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Individual Highlight

Repeated Application of Fuel Reduction Treatments in the Southern Appalachian Mountains: Implications for Achieving Management Goals

Photo of Each of the treatments created different stand structure and fuel characteristics. The control left an understory thick with shrubs. The mechanical treatment removed shrubs but created large loadings of woody fuels that required 5 to 7 years to decompose. Mitchell Smith and Gregg Chapman, U.S. Department of Agriculture Forest Service.Each of the treatments created different stand structure and fuel characteristics. The control left an understory thick with shrubs. The mechanical treatment removed shrubs but created large loadings of woody fuels that required 5 to 7 years to decompose. Mitchell Smith and Gregg Chapman, U.S. Department of Agriculture Forest Service.Snapshot : Fire managers in the southern Appalachian Mountains have many questions about the long-term use of prescribed fire and mechanical treatments. Common objectives include restoration that creates open woodlands, oak regeneration, and fuel reduction. The southern Appalachian site of the National Fire and Fire Surrogate study has been burned three times and a mechanical treatment has been conducted twice since 2002. This Forest Service research provides information to managers about reaching each of these three management objectives using fuel reduction treatments.

Principal Investigators(s) :
Goodrick, Scott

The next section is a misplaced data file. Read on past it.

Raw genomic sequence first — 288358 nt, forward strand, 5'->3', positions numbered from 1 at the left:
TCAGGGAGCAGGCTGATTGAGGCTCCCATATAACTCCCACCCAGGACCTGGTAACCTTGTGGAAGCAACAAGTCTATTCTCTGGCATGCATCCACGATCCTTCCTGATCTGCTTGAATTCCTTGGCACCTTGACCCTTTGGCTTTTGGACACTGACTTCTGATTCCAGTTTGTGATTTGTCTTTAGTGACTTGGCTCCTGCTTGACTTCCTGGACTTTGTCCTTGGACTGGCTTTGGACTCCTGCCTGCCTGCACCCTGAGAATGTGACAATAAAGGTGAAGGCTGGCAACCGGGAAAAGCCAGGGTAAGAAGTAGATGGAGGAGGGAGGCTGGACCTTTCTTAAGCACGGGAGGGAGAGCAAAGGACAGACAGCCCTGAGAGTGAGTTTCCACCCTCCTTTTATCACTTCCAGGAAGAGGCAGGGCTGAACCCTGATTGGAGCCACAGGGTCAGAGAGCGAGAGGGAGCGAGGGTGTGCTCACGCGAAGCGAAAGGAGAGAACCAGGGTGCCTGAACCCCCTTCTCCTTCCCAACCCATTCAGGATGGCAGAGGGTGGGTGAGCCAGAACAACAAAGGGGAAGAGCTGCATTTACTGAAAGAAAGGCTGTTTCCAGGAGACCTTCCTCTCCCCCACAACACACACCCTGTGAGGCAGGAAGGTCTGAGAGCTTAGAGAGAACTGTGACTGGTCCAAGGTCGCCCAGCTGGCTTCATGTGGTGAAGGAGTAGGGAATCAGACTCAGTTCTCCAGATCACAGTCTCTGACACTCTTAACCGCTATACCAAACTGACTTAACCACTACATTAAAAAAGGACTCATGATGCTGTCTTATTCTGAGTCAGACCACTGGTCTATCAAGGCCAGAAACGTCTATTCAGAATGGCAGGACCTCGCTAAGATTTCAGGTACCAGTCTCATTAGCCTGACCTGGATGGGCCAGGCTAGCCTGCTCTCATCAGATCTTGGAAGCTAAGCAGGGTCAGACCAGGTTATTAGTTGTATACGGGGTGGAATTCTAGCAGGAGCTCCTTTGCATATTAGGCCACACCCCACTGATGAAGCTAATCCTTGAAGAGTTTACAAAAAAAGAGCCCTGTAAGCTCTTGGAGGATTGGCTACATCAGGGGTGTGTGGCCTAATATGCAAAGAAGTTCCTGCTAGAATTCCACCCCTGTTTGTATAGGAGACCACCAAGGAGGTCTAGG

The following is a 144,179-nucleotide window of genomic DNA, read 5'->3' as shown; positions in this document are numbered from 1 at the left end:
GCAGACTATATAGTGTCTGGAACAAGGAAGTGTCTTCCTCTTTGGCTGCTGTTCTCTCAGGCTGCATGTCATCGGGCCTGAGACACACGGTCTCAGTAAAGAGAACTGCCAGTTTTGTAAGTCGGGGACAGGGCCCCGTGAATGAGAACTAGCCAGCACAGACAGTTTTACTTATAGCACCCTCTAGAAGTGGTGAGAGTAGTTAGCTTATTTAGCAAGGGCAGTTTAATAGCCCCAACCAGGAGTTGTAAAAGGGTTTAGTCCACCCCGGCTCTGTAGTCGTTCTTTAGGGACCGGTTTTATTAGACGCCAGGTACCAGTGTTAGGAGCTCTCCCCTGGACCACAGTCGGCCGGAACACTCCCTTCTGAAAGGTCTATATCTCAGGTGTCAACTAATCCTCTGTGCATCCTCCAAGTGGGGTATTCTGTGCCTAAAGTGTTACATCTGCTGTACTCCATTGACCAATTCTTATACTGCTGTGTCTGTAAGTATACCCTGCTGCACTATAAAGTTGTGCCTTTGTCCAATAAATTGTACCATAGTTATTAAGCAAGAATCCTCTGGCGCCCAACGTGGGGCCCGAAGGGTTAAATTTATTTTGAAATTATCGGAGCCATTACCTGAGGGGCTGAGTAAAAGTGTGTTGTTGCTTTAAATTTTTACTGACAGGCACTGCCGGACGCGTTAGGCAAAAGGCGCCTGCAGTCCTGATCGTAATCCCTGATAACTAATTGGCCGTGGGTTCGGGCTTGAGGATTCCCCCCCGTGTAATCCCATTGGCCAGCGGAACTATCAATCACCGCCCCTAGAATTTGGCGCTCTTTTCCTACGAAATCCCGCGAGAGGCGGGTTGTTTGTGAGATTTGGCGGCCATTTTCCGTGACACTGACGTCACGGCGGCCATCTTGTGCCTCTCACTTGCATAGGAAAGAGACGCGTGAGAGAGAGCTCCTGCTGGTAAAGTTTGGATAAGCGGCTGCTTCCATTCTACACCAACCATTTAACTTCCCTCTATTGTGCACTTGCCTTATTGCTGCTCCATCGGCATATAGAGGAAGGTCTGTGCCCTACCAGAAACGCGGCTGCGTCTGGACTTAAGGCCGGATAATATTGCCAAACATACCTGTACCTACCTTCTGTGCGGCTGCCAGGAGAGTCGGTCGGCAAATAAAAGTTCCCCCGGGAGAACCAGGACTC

Research Location : Green River Game Land, Polk County, Saluda, N.C.
Research Station : Southern Research Station (SRS)
Year : 2016
Highlight ID : 1068

Summary

Fuel reduction treatments included prescribed burning, mechanical fuel reduction, and a combination of both fire and mechanical treatment. Mechanical fuel reduction consisted of chainsaw felling of shrubs and small trees in 2002. Prescribed burning was conducted in the winters of 2003, 2006, and 2012. Each treatment proved to be viable for southern Appalachian sites but produced differing results.

Stand structure was changed by each active treatment but none of the treatments restored the areas to open woodlands. Areas treated with a combination of mechanical fuel reduction and burning developed the desired overstory structure, but trees and shrubs sprouted on the forest floor, preventing grasses and flowers from becoming established. All the treatments increased oak reproduction, and also reduced the shrub layer. The degree of fuel reduction differed by treatment. Prescribed fire and the combination of prescribed fire and mechanical removal reduced most fuels and likely reduced the severity of a subsequent wildfire. The Forest Service scientists concluded that fires should be conducted more frequently in order to meet management goals.

Forest Service Partners

External Partners

 
  • Clemson University
  • North Carolina Wildlife Resources Agency

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